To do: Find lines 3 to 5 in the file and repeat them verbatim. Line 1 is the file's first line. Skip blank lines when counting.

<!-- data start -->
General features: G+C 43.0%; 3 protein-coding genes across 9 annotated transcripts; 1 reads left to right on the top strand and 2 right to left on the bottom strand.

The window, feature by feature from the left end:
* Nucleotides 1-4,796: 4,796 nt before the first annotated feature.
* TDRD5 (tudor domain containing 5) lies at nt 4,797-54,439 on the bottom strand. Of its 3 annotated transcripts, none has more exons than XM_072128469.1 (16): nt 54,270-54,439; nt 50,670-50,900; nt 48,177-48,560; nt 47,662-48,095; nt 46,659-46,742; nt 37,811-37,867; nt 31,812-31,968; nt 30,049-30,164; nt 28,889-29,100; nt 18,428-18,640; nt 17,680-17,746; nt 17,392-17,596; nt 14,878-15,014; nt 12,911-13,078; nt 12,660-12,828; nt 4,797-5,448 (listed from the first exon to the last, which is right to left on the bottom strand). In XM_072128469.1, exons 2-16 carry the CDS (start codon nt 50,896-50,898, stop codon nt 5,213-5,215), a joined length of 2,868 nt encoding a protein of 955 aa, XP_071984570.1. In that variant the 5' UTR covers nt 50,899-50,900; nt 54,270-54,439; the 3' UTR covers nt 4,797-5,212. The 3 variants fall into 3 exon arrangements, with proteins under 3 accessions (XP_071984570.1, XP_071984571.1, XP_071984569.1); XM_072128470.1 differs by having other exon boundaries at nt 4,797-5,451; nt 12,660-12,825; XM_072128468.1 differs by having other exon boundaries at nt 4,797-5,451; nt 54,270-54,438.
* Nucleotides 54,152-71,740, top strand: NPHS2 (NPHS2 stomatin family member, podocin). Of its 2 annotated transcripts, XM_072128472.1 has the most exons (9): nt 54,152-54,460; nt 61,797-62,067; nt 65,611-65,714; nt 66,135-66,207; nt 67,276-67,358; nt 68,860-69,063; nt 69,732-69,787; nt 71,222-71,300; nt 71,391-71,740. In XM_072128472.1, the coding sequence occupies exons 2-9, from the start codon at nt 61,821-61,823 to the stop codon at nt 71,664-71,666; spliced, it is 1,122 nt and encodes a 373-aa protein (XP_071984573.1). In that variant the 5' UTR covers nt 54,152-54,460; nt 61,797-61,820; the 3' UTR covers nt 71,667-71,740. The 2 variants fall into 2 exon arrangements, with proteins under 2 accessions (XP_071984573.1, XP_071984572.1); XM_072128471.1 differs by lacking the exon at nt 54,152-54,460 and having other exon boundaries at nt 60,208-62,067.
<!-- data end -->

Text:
* Nucleotides 1-4,796: 4,796 nt before the first annotated feature.
* TDRD5 (tudor domain containing 5) lies at nt 4,797-54,439 on the bottom strand. Of its 3 annotated transcripts, none has more exons than XM_072128469.1 (16): nt 54,270-54,439; nt 50,670-50,900; nt 48,177-48,560; nt 47,662-48,095; nt 46,659-46,742; nt 37,811-37,867; nt 31,812-31,968; nt 30,049-30,164; nt 28,889-29,100; nt 18,428-18,640; nt 17,680-17,746; nt 17,392-17,596; nt 14,878-15,014; nt 12,911-13,078; nt 12,660-12,828; nt 4,797-5,448 (listed from the first exon to the last, which is right to left on the bottom strand). In XM_072128469.1, exons 2-16 carry the CDS (start codon nt 50,896-50,898, stop codon nt 5,213-5,215), a joined length of 2,868 nt encoding a protein of 955 aa, XP_071984570.1. In that variant the 5' UTR covers nt 50,899-50,900; nt 54,270-54,439; the 3' UTR covers nt 4,797-5,212. The 3 variants fall into 3 exon arrangements, with proteins under 3 accessions (XP_071984570.1, XP_071984571.1, XP_071984569.1); XM_072128470.1 differs by having other exon boundaries at nt 4,797-5,451; nt 12,660-12,825; XM_072128468.1 differs by having other exon boundaries at nt 4,797-5,451; nt 54,270-54,438.
* Nucleotides 54,152-71,740, top strand: NPHS2 (NPHS2 stomatin family member, podocin). Of its 2 annotated transcripts, XM_072128472.1 has the most exons (9): nt 54,152-54,460; nt 61,797-62,067; nt 65,611-65,714; nt 66,135-66,207; nt 67,276-67,358; nt 68,860-69,063; nt 69,732-69,787; nt 71,222-71,300; nt 71,391-71,740. In XM_072128472.1, the coding sequence occupies exons 2-9, from the start codon at nt 61,821-61,823 to the stop codon at nt 71,664-71,666; spliced, it is 1,122 nt and encodes a 373-aa protein (XP_071984573.1). In that variant the 5' UTR covers nt 54,152-54,460; nt 61,797-61,820; the 3' UTR covers nt 71,667-71,740. The 2 variants fall into 2 exon arrangements, with proteins under 2 accessions (XP_071984573.1, XP_071984572.1); XM_072128471.1 differs by lacking the exon at nt 54,152-54,460 and having other exon boundaries at nt 60,208-62,067.